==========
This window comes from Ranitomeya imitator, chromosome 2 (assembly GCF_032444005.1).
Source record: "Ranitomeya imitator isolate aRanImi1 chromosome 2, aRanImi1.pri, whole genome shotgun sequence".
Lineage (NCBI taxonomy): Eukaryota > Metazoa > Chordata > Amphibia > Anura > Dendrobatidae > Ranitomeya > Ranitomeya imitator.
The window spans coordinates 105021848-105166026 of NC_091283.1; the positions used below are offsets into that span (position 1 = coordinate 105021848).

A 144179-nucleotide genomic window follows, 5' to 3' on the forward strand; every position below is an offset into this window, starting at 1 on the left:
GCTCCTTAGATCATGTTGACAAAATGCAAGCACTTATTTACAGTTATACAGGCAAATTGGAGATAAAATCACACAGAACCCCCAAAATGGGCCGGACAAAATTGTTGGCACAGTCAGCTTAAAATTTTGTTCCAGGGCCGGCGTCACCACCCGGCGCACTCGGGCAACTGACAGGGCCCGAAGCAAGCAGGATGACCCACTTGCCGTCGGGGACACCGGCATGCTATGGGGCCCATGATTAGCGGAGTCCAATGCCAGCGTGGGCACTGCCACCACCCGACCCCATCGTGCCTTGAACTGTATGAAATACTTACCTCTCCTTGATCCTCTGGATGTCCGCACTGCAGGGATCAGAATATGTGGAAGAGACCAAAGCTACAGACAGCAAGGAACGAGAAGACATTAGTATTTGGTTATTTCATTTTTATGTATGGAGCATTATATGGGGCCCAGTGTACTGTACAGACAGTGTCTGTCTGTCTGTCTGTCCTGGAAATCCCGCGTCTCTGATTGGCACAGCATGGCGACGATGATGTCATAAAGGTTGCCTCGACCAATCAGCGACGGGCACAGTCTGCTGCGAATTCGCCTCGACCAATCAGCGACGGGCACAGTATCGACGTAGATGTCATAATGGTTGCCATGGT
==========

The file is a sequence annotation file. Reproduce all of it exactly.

This window comes from Ranitomeya imitator, chromosome 2 (assembly GCF_032444005.1).
Source record: "Ranitomeya imitator isolate aRanImi1 chromosome 2, aRanImi1.pri, whole genome shotgun sequence".
Lineage (NCBI taxonomy): Eukaryota > Metazoa > Chordata > Amphibia > Anura > Dendrobatidae > Ranitomeya > Ranitomeya imitator.
The window spans coordinates 105021848-105166026 of NC_091283.1; the positions used below are offsets into that span (position 1 = coordinate 105021848).

A 144179-nucleotide genomic window follows, 5' to 3' on the forward strand; every position below is an offset into this window, starting at 1 on the left:
GCTCCTTAGATCATGTTGACAAAATGCAAGCACTTATTTACAGTTATACAGGCAAATTGGAGATAAAATCACACAGAACCCCCAAAATGGGCCGGACAAAATTGTTGGCACAGTCAGCTTAAAATTTTGTTCCAGGGCCGGCGTCACCACCCGGCGCACTCGGGCAACTGACAGGGCCCGAAGCAAGCAGGATGACCCACTTGCCGTCGGGGACACCGGCATGCTATGGGGCCCATGATTAGCGGAGTCCAATGCCAGCGTGGGCACTGCCACCACCCGACCCCATCGTGCCTTGAACTGTATGAAATACTTACCTCTCCTTGATCCTCTGGATGTCCGCACTGCAGGGATCAGAATATGTGGAAGAGACCAAAGCTACAGACAGCAAGGAACGAGAAGACATTAGTATTTGGTTATTTCATTTTTATGTATGGAGCATTATATGGGGCCCAGTGTACTGTACAGACAGTGTCTGTCTGTCTGTCTGTCCTGGAAATCCCGCGTCTCTGATTGGCACAGCATGGCGACGATGATGTCATAAAGGTTGCCTCGACCAATCAGCGACGGGCACAGTCTGCTGCGAATTCGCCTCGACCAATCAGCGACGGGCACAGTATCGACGTAGATGTCATAATGGTTGCCATGGT